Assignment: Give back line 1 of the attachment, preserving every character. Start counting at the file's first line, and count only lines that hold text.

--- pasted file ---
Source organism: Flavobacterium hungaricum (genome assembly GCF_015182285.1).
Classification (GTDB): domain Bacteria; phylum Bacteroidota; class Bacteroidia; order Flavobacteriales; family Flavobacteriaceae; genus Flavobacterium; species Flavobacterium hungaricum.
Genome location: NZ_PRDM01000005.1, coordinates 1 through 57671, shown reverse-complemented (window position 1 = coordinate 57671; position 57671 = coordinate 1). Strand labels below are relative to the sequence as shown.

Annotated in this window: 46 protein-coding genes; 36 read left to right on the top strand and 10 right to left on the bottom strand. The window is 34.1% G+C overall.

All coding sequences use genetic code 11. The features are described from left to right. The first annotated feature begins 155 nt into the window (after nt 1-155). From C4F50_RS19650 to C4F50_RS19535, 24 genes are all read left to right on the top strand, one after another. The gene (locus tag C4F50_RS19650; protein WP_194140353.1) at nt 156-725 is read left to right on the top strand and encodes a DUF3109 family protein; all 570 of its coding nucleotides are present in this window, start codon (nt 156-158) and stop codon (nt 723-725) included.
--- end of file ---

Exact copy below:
Source organism: Flavobacterium hungaricum (genome assembly GCF_015182285.1).